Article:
The oceans of the world are vast, wide, and deep. They constitute about 70 to 80 percent of the earth’s surface, and if one were to look at a Google planet shot of the ocean, one could easily get the sense that there is much of the oceans and seas that seems to have gone on with their life even while human activity on the water has risen exponentially since the first exploratory ships of the Vikings.
Everyone pretty much knows the definition of “ocean.” But how many people know the definition of “wilderness”? While there is a general understanding of the term, there seems to be no hard and fast definition of the term when it comes to the ocean.
Why would the ocean have to have a definition of wilderness? It is an interesting question. Most of us think of wilderness as an area of land that has had minimal to no human contact or disruption. In some ways that would seem like a good definition for the ocean, as an area of the water that has had minimal to no human impact.
But the reality is that virtually no ocean fits a land-based definition of wilderness. There are areas, however, that have had such minimal human contact that they essentially are the areas that revitalize the entire ocean because of their relative pristineness to allow for breeding of many animals and fish species, restoration of coral reefs and other important actions that keep the oceans vibrant.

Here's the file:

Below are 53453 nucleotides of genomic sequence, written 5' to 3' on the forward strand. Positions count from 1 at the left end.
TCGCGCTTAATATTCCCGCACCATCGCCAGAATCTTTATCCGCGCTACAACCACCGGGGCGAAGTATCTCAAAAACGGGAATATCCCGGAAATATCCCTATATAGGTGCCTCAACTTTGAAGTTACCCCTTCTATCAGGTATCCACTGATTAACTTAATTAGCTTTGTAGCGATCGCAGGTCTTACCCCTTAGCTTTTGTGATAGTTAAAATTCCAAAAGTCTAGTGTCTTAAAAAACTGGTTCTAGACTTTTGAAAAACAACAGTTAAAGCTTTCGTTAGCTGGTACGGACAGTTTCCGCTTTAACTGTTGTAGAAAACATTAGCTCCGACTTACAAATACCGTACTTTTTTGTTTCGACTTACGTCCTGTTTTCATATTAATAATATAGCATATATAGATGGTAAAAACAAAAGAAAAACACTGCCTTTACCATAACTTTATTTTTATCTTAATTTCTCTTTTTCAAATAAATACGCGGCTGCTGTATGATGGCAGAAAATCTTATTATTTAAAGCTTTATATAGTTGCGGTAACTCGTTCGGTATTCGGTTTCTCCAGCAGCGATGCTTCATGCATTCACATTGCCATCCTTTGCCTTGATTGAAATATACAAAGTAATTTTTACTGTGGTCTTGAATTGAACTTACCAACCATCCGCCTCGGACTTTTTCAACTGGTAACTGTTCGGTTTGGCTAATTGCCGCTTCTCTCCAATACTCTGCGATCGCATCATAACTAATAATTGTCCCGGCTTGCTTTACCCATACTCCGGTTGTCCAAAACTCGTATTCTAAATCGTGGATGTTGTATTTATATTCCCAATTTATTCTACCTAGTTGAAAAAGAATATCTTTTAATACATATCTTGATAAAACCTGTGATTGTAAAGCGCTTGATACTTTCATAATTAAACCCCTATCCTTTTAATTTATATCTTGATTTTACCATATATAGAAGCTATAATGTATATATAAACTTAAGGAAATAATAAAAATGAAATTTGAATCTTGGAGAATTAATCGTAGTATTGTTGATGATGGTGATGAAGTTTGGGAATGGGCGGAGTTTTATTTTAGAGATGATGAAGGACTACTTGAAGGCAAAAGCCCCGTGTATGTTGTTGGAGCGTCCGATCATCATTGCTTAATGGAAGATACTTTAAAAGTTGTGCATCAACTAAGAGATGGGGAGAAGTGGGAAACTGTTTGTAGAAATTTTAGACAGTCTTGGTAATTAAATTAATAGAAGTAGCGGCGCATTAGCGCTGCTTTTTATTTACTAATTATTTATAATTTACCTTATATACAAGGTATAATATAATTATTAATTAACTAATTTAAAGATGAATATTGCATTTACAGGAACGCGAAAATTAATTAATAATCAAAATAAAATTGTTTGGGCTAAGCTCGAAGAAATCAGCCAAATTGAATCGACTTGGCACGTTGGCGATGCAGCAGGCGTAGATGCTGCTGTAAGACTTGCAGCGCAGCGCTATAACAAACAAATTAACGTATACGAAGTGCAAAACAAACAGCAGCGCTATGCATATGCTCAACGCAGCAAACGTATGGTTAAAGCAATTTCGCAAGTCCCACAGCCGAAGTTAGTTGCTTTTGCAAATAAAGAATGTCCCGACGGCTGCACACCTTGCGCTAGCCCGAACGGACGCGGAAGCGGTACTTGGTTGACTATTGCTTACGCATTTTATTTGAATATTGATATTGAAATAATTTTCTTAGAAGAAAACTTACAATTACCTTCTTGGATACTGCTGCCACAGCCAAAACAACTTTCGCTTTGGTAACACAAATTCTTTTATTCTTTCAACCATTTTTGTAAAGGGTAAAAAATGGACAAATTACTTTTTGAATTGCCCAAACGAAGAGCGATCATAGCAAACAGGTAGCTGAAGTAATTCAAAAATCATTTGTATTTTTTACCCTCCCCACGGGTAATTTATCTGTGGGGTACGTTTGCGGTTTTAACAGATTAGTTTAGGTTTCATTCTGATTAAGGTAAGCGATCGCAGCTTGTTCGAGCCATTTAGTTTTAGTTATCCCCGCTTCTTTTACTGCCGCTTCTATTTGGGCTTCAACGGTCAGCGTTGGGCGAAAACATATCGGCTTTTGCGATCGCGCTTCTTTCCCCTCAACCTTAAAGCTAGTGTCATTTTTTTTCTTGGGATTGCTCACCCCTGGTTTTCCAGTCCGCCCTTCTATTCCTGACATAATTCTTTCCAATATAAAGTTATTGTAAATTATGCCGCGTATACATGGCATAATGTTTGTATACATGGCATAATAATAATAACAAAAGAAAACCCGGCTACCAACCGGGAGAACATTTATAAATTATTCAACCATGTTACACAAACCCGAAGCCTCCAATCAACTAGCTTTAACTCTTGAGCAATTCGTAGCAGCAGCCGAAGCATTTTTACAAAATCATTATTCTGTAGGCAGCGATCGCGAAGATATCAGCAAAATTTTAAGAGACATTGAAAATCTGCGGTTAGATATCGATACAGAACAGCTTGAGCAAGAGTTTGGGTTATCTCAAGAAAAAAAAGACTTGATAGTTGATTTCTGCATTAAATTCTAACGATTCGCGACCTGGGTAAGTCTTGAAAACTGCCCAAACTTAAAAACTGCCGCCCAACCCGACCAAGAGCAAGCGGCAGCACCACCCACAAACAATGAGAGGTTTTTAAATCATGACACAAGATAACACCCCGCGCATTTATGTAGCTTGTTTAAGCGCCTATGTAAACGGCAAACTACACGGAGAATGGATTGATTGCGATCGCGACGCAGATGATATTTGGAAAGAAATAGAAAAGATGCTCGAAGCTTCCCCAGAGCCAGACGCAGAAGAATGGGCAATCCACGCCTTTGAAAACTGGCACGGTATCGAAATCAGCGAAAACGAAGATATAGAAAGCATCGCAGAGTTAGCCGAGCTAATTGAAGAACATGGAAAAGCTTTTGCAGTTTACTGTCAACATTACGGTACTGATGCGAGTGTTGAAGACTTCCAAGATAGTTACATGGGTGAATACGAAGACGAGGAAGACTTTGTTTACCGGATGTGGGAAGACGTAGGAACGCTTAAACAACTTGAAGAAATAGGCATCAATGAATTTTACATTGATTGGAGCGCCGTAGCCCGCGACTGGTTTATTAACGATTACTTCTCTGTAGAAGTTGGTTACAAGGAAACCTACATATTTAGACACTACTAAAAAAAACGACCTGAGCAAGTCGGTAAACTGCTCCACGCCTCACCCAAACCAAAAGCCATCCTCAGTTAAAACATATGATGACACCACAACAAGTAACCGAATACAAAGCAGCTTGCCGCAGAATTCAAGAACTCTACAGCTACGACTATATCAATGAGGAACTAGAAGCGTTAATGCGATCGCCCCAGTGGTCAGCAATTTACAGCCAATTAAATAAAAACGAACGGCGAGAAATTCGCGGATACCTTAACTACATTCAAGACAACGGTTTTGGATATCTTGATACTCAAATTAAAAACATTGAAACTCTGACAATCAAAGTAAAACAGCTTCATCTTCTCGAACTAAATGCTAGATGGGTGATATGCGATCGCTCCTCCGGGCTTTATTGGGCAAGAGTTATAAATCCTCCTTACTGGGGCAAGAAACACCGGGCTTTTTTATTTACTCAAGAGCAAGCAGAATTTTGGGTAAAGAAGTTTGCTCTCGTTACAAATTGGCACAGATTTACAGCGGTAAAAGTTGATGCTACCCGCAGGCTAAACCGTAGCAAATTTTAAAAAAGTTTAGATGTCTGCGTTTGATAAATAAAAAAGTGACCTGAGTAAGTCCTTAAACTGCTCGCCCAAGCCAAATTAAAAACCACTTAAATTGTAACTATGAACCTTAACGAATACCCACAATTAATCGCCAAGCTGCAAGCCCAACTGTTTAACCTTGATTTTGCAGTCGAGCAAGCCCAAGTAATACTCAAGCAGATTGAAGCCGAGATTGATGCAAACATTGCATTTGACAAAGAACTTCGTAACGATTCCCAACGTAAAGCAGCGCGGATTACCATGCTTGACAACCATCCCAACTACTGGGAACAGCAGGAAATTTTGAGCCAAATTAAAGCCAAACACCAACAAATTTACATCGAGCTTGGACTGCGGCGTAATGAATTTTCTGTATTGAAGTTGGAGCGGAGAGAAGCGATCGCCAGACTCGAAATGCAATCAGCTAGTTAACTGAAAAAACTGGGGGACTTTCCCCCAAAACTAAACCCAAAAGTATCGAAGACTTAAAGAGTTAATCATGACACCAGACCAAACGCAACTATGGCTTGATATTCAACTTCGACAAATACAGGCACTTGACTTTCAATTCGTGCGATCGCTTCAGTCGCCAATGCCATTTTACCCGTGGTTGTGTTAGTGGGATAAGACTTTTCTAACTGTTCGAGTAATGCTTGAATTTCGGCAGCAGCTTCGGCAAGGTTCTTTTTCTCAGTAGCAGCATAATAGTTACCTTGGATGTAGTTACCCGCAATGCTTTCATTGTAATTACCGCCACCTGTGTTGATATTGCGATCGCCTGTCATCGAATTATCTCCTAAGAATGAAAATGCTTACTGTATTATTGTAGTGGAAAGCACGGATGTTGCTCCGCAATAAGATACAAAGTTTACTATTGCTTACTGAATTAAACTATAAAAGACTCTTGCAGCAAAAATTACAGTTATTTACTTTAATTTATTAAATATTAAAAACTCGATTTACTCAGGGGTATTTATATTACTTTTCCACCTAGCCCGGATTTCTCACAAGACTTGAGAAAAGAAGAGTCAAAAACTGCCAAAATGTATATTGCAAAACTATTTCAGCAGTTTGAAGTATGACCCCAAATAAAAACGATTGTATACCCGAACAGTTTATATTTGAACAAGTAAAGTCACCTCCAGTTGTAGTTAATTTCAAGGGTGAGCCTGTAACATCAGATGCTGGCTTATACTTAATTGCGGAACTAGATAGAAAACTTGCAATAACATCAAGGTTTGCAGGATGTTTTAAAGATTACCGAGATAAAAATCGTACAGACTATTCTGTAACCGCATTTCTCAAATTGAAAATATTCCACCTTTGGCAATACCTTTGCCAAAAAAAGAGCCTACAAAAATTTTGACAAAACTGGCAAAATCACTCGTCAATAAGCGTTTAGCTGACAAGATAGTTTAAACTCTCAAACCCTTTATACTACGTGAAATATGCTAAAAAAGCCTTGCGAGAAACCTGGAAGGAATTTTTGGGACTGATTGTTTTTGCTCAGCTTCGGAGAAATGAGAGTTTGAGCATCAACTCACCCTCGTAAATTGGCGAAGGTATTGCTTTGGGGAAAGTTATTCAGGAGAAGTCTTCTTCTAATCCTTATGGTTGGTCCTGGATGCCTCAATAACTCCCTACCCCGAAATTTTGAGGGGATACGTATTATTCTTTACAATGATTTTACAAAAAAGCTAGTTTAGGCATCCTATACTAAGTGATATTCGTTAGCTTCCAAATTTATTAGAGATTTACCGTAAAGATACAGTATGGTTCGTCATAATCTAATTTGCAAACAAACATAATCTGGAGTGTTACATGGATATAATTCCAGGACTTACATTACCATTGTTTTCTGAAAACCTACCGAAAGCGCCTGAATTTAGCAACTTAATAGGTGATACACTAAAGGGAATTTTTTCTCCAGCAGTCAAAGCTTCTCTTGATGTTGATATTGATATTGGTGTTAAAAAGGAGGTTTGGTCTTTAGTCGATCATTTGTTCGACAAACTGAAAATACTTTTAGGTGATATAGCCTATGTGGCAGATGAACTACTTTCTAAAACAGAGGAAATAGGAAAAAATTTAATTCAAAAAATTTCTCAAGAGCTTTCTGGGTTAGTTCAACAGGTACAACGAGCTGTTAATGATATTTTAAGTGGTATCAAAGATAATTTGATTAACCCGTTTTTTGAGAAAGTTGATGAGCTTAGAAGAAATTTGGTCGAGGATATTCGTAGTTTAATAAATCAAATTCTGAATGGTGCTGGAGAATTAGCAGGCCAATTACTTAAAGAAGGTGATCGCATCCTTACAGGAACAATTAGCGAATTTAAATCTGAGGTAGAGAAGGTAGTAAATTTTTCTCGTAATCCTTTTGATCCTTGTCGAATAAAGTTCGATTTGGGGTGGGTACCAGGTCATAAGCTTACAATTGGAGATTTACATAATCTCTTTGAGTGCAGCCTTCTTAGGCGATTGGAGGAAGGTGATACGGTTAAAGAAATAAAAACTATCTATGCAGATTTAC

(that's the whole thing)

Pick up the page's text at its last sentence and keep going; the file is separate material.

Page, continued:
There is a push to create wilderness areas in the oceans, similar to wilderness created in various countries to protect the sites from human impact, and especially restricting those impacts that do occur (after all, some wilderness areas are popular tourist attractions).
The question arises about what should be the definition of a wilderness in the ocean? Members of the Wilderness Conservation Society and a professor from Australia set out to create a definition of a wilderness area, using such criteria as those areas which have as little impact from 19 different stressors – including fishing, commercial shipping, light pollution and invasive species.
What was found was that less than 15 percent of the ocean could even be defined as “wilderness” based on these criteria – a patch of water in the southern Pacific Ocean and some small areas near both poles.
However, could a wilderness be created through working of the U.S. Wilderness Act, where areas that people deem worthy of protection are protected by statute? Even areas that have been spoiled may be established as wilderness areas to severely restrict and all human use In the future.
While much damage has been done to the numerous ecosystems, many of them are not irreparably harmed if we take the lead in preserving some of these areas now and prevent further degradation for future generations.